100 Days of Practice Round 2 Day 100: Why Music?
Congratulations! We've completed our second 100. It's a good time to revisit an important question, one that takes two minutes to answer intellectually, but a lifetime to embody: what's it all about?
Yesterday was the first day of classes for me at Bridgewater. I love the first class, always, because it's brainstorming time, and always a mind-opening, eye-opening experience. For about an hour, I worked through some big ideas with students in my music appreciation course: what does music mean, and how does it fit in our lives?
Overwhelmingly, students said that they love (and by that, I mean love-love-love) music, and listen to it all the time. We made a list of the important occasions on which we turn to music, and the list spanned every significant milestone that we pass as human beings. Expectant mothers are almost universally instructed to bring their favorite music to the delivery room, and many hospitals keep a CD player in the birthing room specifically for that purpose. Every birthday has its song, and that song happens to be one of the very first ones that a child learns. As a child moves on to school age, music is a required subject in almost every classroom across the county. Then there's the prom. Graduation. The wedding. The funeral. Every one of those events is impossible to conceive of without music. Now, think of that well-publicized image of Haitians standing in the rubble of the earthquake, arms raised, and doing what?: singing. Amid unspeakable disaster. Our conclusion: Music matters.
What a path we've chosen, musicians. Sometimes we'll travel light, but other times we'll be asked to help carry someone's burden. Sometimes we will skip and toss flowers, but other times we will trudge and collect bodies. Sometimes we'll play for ourselves, and other times we'll be asked to play someone through the most important moment of their life. Sometimes, it feels like no one is listening. But often, many someones ARE listening, and we will move some of them to tears in a moment they will remember for the rest of their lives. This is an overwhelming honor; it is also an immense responsibility.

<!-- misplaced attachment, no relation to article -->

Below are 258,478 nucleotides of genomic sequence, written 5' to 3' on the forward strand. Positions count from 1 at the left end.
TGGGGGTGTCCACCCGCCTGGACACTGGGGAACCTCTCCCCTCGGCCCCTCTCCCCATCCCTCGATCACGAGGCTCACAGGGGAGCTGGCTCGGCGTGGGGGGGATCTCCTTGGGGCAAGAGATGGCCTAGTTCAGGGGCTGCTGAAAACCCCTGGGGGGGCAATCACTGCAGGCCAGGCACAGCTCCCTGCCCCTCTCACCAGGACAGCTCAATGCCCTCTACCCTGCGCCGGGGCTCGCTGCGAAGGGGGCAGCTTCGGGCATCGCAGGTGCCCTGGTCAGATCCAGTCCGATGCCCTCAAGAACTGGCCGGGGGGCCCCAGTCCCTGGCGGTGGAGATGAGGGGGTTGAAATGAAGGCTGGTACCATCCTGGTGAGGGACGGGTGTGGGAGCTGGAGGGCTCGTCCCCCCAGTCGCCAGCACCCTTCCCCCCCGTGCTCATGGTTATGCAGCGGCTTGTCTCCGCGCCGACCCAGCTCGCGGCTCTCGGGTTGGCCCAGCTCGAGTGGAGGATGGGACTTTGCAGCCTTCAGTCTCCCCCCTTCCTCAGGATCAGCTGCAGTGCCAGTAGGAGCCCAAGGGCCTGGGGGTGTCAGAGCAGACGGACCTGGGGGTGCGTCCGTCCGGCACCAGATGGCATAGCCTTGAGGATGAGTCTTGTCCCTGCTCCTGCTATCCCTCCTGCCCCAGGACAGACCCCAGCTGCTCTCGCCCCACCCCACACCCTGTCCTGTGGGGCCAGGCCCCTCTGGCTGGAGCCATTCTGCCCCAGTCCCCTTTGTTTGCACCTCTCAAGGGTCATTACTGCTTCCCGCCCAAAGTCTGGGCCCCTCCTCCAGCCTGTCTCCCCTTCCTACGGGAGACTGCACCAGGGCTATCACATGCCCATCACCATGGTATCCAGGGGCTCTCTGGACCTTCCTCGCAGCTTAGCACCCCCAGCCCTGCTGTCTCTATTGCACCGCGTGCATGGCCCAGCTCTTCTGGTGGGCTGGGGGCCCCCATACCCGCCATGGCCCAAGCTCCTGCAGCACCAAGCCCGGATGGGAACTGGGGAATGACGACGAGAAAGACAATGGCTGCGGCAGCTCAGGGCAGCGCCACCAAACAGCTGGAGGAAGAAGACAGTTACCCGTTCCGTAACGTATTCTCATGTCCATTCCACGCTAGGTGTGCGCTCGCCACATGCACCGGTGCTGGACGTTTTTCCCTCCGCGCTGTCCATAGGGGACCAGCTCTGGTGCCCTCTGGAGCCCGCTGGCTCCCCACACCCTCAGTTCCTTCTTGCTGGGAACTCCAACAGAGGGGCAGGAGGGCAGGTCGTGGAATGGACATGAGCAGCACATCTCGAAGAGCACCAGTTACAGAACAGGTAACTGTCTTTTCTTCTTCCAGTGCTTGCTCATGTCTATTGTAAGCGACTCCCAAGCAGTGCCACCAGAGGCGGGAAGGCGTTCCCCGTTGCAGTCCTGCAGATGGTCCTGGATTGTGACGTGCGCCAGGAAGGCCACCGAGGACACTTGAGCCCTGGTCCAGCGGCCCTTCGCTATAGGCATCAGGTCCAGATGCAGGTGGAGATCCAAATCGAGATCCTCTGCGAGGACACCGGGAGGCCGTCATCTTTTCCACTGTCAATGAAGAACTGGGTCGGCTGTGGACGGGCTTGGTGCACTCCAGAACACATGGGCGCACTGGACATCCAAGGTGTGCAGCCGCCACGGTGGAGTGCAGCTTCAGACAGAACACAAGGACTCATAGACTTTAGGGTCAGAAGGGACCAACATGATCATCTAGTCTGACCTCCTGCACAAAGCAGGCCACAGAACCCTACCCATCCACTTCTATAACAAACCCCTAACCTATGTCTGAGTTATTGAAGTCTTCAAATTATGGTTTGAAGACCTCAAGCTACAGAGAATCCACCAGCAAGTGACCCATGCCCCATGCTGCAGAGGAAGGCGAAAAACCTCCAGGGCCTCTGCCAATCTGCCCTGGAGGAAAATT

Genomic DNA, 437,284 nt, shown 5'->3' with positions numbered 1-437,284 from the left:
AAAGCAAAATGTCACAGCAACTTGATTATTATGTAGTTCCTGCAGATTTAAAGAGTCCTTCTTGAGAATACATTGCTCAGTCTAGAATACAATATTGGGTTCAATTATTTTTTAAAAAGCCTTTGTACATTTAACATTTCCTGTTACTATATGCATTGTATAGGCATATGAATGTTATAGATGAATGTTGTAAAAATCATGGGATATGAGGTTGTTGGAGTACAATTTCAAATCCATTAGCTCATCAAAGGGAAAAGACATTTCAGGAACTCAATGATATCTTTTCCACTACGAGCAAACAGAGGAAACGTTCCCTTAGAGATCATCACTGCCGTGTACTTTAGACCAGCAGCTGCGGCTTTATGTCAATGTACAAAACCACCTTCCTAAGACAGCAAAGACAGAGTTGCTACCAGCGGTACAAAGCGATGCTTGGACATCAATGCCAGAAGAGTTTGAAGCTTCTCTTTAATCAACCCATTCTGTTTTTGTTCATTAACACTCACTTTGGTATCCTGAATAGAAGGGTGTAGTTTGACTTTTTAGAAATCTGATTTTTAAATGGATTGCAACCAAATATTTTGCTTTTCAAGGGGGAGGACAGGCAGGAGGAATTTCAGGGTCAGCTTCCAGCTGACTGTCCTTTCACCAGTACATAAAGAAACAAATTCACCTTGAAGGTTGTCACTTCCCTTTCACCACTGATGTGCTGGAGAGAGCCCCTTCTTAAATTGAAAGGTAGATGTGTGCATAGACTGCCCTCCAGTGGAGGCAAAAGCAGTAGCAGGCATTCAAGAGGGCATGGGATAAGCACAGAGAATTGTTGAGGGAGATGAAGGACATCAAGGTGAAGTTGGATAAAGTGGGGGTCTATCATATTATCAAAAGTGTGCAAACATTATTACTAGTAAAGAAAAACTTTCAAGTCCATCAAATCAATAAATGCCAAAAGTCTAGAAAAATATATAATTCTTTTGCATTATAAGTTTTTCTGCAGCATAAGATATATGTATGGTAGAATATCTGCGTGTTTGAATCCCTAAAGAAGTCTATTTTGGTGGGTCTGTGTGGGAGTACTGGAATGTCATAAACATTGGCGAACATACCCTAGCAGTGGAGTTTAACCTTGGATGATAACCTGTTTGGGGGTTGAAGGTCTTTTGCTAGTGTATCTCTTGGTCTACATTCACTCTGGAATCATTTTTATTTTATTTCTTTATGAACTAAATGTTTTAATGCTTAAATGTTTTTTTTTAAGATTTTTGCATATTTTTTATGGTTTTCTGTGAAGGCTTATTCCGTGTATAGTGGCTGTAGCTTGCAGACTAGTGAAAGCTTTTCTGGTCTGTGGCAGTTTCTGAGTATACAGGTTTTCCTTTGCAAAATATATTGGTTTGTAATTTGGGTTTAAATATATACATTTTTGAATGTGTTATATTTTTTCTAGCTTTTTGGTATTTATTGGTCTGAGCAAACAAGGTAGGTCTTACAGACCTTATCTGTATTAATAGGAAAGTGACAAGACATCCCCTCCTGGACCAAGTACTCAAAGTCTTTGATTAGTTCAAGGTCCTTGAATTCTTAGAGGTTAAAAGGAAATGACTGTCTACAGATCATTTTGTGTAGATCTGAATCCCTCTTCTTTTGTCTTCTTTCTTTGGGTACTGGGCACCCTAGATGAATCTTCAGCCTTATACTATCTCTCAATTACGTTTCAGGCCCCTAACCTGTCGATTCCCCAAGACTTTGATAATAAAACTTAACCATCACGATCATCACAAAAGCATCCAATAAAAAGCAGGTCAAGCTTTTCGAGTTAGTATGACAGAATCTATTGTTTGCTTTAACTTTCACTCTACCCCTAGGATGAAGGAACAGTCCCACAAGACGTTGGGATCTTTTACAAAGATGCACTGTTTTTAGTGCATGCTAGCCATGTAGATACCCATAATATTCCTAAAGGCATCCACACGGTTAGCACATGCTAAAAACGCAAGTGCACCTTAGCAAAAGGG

Most important, it is a gift that is only valuable when we share it with others.
I read the book Frederick by Leo Lionni (New York: Alfred A. Knopf, 1967) to MiniMe last night. Here's the story in full, to warm your toes:
All along the meadow where the cows grazed and the horses ran, there was an old stone wall.
In that wall, not far from the barn and the granary, a chatty family of field mice had their home.
But the farmers had moved away, the barn was abandoned, and the granary stood empty. And since winter was not far off, the little mice began to gather corn and nuts and wheat and straw. They all worked day and night. All—except Frederick.
"Frederick, why don't you work?" they asked.
"I do work," said Frederick. "I gather sun rays for the cold dark winter days."
And when they saw Frederick sitting there, staring at the meadow, the said, "And now, Frederick?" "I gather colors," answered Frederick simply. "For winter is gray."
And once, Frederick seemed half asleep. "Are you dreaming, Frederick?" they asked reproachfully. But Frederick said, "Oh no, I am gathering words. For the winter days are long and many, and we'll run out of things to say."
The winter days came, and when the first snow fell the five little field mice took to their hideout in the stones.
In the beginning, there was lots to eat, and the mice told stories of foolish foxes and silly cats. They were a happy family.
But little by little, they had nibbled up most of the nuts and berries, the straw was gone, and the corn was only a memory. It was cold in the wall and no one felt like chatting.
Then they remembered what Frederick had said about sun rays and colors and words. "What about your supplies, Frederick?" they asked.
"Close your eyes," said Frederick, as he climbed on a big stone. "Now I send you the rays of the sun. Do you feel how their golden glow..." And as Frederick spoke of the sun the four little mice began to feel warmer. Was it Frederick's voice? Was it magic?
"And how about the colors, Frederick?" they asked anxiously. "Close your eyes again," Frederick said. And when he told them of the blue periwinkles, the red poppies in the yellow wheat, and the green leaves of the berry bush, they saw the colors as clearly as if they had been painted in their minds.
"And the words, Frederick?"
Frederick cleared his throat, waited a moment, and then, as if from a stage, he said:
"Who scatters snowflakes? Who melts ice?
Who spoils the weather? Who makes it nice?
Who grows the four-leaf clovers in June?
Who dims the daylight? Who lights the moon?
Four little mice who live in the sky.
Four little mice... like you and I.
One is the Springtime who turns on the showers.
One is the Summer who paints in the flowers.
The Fallmouse is next with walnuts and wheat.
And Winter is last... with cold little feet.
Aren't we lucky the seasons are four?
Think of a year with one less... or one more!"
When Frederick had finished, they all applauded. "But Frederick," they said. "You are a poet!"
Frederick blushed, took a bow, then said shyly, "I know it."